Mastering the crisis? Sustaining governance in the Argentine Redes de Trueque

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Institutional responses from civil society without state intervention have serious operative problems. The Argentine Redes de Trueque were no exception and at the peak of their scale they began to crumble. Their organisers tried to find functional equivalents to the state as regulator of economic activity but they mostly failed to do so. All the networks and groups in the RTs declined sharply in terms of participants around the middle of 2002 and by 2006 their total membership had plummeted to about 150,000 participants, down from 2.5 million in 2000. However, some groups and networks resisted the fall better than others and continued to operate to this date. The unequal rise and decline of these networks sharing the same context and origin begs an explanation. Why were some of them more resilient to the fall? What are the rules of governance and sustainability of this institutional response to the crisis? ‘Sustainability’ is defined as the resilience to decline in the practice of the Argentine RTs. The proposed paper analyses the prospects of a complementary currency system as an institutional response of civil society to a deep economic crisis. It follows the framework of governance systems developed by Hollingsworth et al. (1994), Hollingsworth and Boyer (1997) and Jessop (1998). The study uses data gathered in two periods of fieldwork in 2004 and 2006. The research has found that the organisational forms structured by the various Argentine RTs were sustainable at different scales of operation. They were grouped according to the governance systems they formed into a) horizontal markets, b) hierarchical systems, c) local community groups, and d) associational regional networks.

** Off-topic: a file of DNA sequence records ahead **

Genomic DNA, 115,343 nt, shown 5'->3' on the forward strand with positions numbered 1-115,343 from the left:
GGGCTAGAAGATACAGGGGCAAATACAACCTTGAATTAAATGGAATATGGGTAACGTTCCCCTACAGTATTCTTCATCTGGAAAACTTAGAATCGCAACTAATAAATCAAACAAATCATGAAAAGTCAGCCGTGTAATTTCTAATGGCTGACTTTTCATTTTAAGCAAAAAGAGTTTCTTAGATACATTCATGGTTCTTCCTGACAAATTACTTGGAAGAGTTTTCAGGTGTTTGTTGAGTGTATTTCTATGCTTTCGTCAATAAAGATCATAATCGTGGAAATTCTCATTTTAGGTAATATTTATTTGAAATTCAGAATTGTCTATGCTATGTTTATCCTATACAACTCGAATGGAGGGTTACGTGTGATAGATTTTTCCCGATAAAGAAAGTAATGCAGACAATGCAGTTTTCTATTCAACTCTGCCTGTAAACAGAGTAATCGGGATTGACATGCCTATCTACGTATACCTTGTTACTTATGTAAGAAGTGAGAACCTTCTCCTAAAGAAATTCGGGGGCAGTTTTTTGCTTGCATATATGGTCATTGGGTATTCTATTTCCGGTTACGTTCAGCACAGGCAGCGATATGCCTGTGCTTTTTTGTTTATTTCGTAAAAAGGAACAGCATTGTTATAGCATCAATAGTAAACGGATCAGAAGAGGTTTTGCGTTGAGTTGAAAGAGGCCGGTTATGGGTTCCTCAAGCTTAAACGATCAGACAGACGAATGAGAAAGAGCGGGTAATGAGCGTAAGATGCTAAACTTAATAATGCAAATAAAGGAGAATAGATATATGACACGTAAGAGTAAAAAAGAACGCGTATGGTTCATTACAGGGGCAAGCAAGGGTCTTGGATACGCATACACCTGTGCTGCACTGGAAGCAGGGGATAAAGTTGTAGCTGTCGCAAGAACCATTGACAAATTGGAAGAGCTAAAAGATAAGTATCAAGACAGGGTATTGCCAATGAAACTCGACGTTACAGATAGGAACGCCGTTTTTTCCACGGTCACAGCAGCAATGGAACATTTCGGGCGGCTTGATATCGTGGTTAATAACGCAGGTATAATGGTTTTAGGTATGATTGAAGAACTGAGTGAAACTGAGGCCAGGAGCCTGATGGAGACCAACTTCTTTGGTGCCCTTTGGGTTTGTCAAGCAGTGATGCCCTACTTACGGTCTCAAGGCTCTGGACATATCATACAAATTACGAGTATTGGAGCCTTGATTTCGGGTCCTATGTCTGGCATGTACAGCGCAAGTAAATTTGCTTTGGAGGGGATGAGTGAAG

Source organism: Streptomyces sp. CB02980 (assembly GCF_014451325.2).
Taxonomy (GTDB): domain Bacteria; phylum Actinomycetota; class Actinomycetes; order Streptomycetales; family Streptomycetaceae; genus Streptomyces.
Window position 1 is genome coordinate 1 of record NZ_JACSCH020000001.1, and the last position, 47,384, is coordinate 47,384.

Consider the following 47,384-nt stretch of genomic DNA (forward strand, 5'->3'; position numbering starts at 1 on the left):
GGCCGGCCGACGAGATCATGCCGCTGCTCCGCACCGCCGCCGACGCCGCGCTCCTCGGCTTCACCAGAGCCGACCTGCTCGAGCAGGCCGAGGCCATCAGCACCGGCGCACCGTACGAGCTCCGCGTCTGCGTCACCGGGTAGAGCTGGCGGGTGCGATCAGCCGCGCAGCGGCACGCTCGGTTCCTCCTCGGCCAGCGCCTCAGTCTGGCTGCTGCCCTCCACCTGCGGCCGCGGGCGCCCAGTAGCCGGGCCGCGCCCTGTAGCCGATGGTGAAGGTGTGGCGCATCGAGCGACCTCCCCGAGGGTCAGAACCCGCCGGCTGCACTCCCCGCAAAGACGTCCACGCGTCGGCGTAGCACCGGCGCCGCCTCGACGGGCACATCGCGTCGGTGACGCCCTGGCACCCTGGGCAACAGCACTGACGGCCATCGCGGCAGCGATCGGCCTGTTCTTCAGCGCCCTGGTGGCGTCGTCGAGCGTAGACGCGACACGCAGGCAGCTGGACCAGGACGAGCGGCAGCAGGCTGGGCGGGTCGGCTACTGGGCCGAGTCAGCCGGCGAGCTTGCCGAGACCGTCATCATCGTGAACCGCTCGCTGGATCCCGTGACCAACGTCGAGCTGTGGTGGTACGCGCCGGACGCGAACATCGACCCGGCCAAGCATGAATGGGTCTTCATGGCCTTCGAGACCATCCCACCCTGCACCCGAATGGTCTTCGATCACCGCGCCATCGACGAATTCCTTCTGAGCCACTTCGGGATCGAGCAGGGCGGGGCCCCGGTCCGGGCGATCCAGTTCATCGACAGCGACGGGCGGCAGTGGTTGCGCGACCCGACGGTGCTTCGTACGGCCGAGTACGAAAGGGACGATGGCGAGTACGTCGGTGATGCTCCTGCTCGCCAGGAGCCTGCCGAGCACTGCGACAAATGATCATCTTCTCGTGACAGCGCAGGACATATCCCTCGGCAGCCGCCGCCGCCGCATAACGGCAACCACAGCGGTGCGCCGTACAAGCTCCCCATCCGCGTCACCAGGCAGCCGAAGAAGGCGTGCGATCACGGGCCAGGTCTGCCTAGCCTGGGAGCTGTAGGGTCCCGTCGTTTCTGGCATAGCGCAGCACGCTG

Original languageUndefined/Unknown
Publication statusPublished - 16 Feb 2011
EventInternational Conference on Community and Complementary Currencies 2011 - Lyon
Duration: 16 Feb 201117 Feb 2011


ConferenceInternational Conference on Community and Complementary Currencies 2011

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